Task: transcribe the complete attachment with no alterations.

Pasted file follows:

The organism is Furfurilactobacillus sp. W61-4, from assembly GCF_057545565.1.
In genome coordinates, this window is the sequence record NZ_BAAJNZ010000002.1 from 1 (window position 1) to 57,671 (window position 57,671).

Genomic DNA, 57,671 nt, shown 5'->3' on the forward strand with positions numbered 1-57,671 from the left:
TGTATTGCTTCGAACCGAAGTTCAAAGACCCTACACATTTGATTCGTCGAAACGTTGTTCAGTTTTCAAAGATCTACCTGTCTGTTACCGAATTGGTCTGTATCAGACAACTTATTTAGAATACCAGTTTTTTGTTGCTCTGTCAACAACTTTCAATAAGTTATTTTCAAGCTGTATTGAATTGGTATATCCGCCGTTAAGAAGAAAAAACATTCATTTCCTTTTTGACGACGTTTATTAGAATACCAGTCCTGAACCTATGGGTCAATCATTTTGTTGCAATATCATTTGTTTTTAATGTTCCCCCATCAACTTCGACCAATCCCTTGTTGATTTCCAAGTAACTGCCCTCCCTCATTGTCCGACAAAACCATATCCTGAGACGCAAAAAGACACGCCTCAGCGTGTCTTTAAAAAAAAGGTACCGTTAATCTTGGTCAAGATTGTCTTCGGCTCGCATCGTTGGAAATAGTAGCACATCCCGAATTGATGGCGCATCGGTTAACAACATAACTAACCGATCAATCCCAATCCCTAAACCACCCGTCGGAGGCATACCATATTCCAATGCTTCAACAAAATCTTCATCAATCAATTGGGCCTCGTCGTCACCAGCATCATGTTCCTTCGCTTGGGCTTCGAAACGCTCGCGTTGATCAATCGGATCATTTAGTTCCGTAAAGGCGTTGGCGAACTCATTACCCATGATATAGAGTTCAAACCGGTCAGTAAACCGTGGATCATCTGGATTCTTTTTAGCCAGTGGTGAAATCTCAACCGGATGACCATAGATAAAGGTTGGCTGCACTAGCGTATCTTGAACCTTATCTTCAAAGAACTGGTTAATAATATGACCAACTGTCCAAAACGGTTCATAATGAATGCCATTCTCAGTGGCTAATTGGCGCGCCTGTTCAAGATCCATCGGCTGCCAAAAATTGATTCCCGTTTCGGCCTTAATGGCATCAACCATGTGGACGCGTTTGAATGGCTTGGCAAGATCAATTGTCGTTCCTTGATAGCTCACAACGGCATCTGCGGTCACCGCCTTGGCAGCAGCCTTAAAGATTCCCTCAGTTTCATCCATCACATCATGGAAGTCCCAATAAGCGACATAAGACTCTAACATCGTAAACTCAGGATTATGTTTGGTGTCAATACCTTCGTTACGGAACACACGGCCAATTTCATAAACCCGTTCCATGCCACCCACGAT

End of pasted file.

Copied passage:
The organism is Furfurilactobacillus sp. W61-4, from assembly GCF_057545565.1.
In genome coordinates, this window is the sequence record NZ_BAAJNZ010000002.1 from 1 (window position 1) to 57,671 (window position 57,671).

Genomic DNA, 57,671 nt, shown 5'->3' on the forward strand with positions numbered 1-57,671 from the left:
TGTATTGCTTCGAACCGAAGTTCAAAGACCCTACACATTTGATTCGTCGAAACGTTGTTCAGTTTTCAAAGATCTACCTGTCTGTTACCGAATTGGTCTGTATCAGACAACTTATTTAGAATACCAGTTTTTTGTTGCTCTGTCAACAACTTTCAATAAGTTATTTTCAAGCTGTATTGAATTGGTATATCCGCCGTTAAGAAGAAAAAACATTCATTTCCTTTTTGACGACGTTTATTAGAATACCAGTCCTGAACCTATGGGTCAATCATTTTGTTGCAATATCATTTGTTTTTAATGTTCCCCCATCAACTTCGACCAATCCCTTGTTGATTTCCAAGTAACTGCCCTCCCTCATTGTCCGACAAAACCATATCCTGAGACGCAAAAAGACACGCCTCAGCGTGTCTTTAAAAAAAAGGTACCGTTAATCTTGGTCAAGATTGTCTTCGGCTCGCATCGTTGGAAATAGTAGCACATCCCGAATTGATGGCGCATCGGTTAACAACATAACTAACCGATCAATCCCAATCCCTAAACCACCCGTCGGAGGCATACCATATTCCAATGCTTCAACAAAATCTTCATCAATCAATTGGGCCTCGTCGTCACCAGCATCATGTTCCTTCGCTTGGGCTTCGAAACGCTCGCGTTGATCAATCGGATCATTTAGTTCCGTAAAGGCGTTGGCGAACTCATTACCCATGATATAGAGTTCAAACCGGTCAGTAAACCGTGGATCATCTGGATTCTTTTTAGCCAGTGGTGAAATCTCAACCGGATGACCATAGATAAAGGTTGGCTGCACTAGCGTATCTTGAACCTTATCTTCAAAGAACTGGTTAATAATATGACCAACTGTCCAAAACGGTTCATAATGAATGCCATTCTCAGTGGCTAATTGGCGCGCCTGTTCAAGATCCATCGGCTGCCAAAAATTGATTCCCGTTTCGGCCTTAATGGCATCAACCATGTGGACGCGTTTGAATGGCTTGGCAAGATCAATTGTCGTTCCTTGATAGCTCACAACGGCATCTGCGGTCACCGCCTTGGCAGCAGCCTTAAAGATTCCCTCAGTTTCATCCATCACATCATGGAAGTCCCAATAAGCGACATAAGACTCTAACATCGTAAACTCAGGATTATGTTTGGTGTCAATACCTTCGTTACGGAACACACGGCCAATTTCATAAACCCGTTCCATGCCACCCACGAT